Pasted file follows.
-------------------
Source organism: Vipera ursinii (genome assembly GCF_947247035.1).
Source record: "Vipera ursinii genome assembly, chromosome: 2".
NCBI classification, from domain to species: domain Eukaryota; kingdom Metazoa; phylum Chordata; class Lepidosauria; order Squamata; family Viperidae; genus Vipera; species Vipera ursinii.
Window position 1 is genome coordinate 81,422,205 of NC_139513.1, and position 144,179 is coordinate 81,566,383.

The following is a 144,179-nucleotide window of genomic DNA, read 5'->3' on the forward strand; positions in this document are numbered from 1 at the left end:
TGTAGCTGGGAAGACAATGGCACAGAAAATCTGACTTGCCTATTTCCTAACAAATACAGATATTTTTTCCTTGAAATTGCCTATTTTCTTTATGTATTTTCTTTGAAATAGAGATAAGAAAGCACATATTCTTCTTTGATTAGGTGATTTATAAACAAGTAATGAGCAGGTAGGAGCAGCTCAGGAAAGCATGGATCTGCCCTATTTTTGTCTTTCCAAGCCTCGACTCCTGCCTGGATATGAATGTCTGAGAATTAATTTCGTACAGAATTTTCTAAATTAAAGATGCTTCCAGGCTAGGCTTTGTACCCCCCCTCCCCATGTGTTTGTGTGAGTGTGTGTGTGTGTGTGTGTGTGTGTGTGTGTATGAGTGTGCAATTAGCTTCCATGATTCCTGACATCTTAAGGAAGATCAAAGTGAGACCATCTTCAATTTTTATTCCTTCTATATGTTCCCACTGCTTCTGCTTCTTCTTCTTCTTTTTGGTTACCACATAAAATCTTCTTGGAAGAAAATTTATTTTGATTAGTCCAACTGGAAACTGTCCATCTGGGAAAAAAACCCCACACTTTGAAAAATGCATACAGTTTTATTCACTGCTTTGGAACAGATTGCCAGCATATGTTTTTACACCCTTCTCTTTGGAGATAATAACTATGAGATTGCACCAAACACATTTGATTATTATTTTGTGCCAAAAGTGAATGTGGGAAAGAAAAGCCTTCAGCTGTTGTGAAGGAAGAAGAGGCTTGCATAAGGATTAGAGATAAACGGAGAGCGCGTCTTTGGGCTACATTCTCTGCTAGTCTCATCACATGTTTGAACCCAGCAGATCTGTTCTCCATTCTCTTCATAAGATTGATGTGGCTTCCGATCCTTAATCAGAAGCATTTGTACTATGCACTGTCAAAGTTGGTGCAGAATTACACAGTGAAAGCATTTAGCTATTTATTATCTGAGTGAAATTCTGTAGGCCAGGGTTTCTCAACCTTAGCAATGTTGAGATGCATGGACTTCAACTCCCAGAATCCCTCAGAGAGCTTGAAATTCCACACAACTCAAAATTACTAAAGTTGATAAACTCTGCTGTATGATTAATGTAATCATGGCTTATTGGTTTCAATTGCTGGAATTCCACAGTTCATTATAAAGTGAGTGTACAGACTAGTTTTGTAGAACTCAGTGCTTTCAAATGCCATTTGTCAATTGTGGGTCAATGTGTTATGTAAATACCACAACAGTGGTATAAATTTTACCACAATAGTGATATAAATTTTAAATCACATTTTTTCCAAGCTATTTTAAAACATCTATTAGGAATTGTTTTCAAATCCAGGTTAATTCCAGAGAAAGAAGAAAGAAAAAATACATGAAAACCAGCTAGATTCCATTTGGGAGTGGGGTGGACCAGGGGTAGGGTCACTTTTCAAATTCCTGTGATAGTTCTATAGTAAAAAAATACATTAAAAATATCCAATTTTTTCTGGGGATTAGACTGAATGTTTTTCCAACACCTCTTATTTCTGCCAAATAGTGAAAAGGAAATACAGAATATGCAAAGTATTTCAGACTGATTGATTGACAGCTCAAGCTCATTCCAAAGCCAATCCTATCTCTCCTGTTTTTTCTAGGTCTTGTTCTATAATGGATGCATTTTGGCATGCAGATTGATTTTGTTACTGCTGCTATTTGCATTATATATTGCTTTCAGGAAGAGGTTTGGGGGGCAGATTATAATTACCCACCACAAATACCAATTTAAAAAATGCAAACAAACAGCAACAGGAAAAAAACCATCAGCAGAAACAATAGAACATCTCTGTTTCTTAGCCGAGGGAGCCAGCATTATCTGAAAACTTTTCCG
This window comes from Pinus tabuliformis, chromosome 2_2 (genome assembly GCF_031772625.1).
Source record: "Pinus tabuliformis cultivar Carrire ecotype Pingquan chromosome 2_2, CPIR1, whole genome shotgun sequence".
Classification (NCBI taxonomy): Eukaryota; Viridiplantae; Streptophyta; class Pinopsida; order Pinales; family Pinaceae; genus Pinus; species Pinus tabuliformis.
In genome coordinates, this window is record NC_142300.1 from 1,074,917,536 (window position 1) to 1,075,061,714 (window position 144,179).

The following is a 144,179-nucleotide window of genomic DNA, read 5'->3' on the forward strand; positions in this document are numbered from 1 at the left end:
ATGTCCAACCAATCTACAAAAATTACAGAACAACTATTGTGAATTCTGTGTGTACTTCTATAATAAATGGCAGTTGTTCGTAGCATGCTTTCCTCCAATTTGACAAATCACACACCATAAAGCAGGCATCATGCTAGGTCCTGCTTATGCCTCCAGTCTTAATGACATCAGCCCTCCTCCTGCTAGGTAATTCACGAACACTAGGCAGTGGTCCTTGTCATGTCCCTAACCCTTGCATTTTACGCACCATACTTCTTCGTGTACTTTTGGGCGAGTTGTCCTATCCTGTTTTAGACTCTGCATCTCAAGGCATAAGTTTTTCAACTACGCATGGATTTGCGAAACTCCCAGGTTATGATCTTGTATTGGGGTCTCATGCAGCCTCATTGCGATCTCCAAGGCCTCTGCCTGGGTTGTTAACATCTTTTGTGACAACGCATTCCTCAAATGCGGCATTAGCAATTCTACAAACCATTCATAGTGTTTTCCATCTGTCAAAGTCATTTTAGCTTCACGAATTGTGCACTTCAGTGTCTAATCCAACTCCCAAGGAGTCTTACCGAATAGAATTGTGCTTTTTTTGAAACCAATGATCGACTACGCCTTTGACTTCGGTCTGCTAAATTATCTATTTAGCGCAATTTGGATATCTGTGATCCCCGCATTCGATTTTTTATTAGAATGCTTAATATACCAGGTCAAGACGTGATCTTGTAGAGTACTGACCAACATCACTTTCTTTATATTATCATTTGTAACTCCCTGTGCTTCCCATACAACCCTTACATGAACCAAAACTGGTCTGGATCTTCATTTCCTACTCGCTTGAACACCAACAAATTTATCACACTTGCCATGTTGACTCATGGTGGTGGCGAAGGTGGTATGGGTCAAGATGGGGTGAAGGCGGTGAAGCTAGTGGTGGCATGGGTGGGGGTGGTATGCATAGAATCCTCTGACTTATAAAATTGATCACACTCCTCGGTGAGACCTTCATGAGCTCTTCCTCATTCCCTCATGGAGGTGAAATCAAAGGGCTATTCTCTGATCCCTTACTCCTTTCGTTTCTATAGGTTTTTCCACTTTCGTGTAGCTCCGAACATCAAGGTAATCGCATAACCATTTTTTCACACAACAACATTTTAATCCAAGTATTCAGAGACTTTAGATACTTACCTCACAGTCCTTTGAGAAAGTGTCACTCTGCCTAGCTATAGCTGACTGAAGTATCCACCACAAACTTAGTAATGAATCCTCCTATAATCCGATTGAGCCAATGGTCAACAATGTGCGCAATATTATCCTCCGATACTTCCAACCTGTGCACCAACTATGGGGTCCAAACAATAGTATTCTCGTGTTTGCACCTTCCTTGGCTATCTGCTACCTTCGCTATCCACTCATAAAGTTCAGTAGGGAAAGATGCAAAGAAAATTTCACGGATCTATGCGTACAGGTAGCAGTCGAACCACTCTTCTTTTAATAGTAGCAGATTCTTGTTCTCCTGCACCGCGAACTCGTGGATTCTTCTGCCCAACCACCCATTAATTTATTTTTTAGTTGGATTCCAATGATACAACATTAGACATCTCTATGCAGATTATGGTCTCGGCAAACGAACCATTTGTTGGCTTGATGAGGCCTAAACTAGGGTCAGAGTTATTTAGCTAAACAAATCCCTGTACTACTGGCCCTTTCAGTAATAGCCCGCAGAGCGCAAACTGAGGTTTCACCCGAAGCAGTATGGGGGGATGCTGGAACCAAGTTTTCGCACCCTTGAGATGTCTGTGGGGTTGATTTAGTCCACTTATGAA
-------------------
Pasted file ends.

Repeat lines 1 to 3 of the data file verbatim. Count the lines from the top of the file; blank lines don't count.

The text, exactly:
Source organism: Vipera ursinii (genome assembly GCF_947247035.1).
Source record: "Vipera ursinii genome assembly, chromosome: 2".
NCBI classification, from domain to species: domain Eukaryota; kingdom Metazoa; phylum Chordata; class Lepidosauria; order Squamata; family Viperidae; genus Vipera; species Vipera ursinii.